About the Author: You can read the music and film reviews of R.D Francis on Medium and learn more about his work on Facebook. He also writes for B&S About Movies.
Kanichi Iwata is a wrestler who is suffering from a disease that turns him into a giant squid. Interestingly enough, he’s played by Osamu Nishimura, a wrestler who had already survived cancer. I’m a big fan of Nishimura, who is a proponent of the MUGA style of pro wrestling. This term translates into Selflessness and is the catch style that was used by Tatsumi Fujinami for a good portion of his career. That said, I never saw any wrestlers become mollusks in New Japan Pro Wrestling.
Eventually, the Calamari wrestler must battle Koji Taguchi, who is The Octopus Wrestler. He’s played by AKIRA, who is also known as Akira Nogami. He’s wrestled on and off when he’s not acting. Finally, one of the heroes of the past, Godozan, is revealed as The Squilla Boxer. What’s a squilla? It’s a form of mantis shrimp.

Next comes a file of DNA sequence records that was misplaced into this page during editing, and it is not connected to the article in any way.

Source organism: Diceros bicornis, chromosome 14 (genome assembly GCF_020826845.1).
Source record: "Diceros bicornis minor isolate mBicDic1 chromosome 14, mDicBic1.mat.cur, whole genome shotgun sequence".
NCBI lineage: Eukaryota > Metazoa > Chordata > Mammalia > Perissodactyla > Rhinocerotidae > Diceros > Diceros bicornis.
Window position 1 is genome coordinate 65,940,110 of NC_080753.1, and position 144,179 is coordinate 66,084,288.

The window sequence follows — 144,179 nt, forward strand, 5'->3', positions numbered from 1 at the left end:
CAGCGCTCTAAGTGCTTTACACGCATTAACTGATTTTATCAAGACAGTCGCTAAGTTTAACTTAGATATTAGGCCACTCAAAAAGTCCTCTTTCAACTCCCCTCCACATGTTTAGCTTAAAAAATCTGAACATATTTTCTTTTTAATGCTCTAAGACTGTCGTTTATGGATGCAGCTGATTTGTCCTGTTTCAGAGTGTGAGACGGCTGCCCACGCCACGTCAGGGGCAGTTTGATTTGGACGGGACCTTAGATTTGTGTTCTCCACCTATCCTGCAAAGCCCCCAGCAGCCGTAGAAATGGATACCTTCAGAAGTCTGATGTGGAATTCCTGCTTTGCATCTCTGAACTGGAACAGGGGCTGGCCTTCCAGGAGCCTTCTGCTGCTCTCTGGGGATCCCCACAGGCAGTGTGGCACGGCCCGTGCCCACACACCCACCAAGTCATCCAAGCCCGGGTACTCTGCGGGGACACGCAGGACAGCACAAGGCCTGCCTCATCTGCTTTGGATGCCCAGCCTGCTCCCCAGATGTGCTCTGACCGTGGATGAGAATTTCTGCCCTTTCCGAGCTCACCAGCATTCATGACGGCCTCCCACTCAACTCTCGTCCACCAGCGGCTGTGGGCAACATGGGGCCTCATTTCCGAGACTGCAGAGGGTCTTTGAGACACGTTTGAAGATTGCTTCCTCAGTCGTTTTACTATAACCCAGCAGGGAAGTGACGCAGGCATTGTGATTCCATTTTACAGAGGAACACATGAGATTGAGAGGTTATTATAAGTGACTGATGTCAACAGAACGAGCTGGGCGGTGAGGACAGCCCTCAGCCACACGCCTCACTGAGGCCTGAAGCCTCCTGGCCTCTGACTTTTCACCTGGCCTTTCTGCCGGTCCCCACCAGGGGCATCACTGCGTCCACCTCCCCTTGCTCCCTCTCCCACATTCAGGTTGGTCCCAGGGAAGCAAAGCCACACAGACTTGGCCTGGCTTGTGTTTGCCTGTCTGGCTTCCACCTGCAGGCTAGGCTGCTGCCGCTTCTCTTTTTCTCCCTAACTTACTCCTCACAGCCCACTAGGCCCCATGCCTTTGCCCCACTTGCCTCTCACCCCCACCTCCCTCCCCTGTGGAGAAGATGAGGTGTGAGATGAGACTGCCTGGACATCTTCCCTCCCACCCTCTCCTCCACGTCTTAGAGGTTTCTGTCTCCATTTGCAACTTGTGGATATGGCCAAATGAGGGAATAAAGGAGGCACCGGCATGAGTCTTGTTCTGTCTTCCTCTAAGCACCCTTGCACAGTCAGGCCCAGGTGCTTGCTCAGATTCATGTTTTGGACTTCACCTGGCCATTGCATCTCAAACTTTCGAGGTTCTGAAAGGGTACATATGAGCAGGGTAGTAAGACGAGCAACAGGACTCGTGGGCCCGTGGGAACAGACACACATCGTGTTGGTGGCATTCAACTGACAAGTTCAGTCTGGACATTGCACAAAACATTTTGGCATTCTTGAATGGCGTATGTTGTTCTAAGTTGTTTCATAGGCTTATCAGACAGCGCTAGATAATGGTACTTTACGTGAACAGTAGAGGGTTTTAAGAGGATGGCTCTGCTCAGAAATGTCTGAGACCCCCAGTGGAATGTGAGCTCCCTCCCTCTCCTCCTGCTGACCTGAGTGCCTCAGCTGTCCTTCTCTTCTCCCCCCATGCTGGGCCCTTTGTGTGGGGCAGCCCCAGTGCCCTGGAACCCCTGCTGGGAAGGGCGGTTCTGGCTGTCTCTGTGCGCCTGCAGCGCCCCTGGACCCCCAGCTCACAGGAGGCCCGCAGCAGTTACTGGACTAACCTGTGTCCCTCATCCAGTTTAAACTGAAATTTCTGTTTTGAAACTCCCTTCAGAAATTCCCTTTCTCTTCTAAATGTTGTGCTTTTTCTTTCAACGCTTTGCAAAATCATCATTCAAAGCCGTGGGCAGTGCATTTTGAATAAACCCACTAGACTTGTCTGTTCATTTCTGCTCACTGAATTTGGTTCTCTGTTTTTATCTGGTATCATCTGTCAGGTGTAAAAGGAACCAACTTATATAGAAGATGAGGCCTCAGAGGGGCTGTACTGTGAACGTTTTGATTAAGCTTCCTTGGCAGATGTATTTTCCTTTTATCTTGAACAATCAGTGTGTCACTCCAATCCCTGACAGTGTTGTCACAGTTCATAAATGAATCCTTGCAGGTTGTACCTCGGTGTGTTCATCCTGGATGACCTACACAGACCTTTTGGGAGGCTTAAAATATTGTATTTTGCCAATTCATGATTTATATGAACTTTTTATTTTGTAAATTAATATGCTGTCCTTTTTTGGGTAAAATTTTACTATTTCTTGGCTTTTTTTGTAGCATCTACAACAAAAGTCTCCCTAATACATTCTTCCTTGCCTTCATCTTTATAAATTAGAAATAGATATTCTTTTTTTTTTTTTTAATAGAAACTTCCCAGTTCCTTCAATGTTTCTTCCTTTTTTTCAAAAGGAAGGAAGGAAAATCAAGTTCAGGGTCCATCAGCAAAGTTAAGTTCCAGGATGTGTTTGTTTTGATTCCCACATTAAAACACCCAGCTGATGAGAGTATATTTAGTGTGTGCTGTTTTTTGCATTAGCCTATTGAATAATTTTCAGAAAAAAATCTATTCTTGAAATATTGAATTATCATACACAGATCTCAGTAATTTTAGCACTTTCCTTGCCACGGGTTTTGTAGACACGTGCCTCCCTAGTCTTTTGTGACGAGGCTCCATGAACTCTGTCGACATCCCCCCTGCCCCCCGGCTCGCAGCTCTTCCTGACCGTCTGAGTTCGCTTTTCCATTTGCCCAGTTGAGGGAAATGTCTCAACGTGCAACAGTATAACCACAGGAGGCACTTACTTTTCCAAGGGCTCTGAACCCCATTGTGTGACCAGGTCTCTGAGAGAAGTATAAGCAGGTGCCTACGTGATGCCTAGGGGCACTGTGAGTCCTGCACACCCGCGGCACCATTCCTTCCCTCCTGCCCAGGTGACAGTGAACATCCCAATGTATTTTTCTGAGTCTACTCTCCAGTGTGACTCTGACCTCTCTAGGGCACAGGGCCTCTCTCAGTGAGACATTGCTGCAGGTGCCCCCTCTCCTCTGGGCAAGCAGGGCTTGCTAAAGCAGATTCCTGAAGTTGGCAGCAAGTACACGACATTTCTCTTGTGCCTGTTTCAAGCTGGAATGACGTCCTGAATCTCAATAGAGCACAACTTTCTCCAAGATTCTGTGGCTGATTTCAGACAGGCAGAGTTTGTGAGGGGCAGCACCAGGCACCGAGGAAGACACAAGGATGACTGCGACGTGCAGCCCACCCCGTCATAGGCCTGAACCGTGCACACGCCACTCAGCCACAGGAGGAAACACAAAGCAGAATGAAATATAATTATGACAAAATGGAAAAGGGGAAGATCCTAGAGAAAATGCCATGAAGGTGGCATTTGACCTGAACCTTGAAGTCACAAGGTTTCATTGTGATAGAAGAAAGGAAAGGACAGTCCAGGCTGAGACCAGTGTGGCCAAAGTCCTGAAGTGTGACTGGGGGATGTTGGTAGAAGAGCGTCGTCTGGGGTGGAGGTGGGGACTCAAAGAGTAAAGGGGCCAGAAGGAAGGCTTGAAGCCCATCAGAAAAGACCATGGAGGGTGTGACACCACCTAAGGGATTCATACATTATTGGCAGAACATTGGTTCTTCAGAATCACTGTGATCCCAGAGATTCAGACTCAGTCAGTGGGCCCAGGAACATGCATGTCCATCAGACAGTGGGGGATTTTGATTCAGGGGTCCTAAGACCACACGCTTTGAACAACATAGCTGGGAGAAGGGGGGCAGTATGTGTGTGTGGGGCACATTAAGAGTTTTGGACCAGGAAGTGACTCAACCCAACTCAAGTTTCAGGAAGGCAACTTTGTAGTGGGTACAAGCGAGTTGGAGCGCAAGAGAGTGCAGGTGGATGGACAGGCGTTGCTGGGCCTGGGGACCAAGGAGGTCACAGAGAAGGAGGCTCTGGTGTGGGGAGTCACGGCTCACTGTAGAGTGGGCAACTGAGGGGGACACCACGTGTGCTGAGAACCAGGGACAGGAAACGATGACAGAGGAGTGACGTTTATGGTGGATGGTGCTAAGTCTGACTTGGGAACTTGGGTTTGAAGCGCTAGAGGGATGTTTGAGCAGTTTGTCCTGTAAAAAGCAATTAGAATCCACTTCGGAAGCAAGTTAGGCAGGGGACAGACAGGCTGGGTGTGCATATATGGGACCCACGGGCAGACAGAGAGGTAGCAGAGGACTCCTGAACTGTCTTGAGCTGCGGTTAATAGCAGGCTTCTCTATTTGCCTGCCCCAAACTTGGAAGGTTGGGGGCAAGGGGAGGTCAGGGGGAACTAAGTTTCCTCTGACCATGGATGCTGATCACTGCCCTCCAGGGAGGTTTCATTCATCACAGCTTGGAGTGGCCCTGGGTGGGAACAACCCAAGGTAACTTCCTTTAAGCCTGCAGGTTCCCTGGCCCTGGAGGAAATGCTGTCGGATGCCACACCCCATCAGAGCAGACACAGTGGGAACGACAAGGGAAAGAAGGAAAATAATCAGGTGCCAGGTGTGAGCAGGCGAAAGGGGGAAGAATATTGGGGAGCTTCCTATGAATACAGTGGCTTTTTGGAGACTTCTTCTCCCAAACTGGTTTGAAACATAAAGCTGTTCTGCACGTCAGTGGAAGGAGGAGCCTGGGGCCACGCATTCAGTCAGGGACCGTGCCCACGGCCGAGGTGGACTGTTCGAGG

One of my favorite wrestlers ever, Yoshihiro Takayama, also appears as himself.
There’s only one downside to being a Calamari wrestler. If you have sex, you lose your sea-based power. This reminds me of the old days of pro wrestling when guys claimed they wouldn’t have sex before big matches. Then, you know, I got into wrestling for real and learned the fallacy of these legends.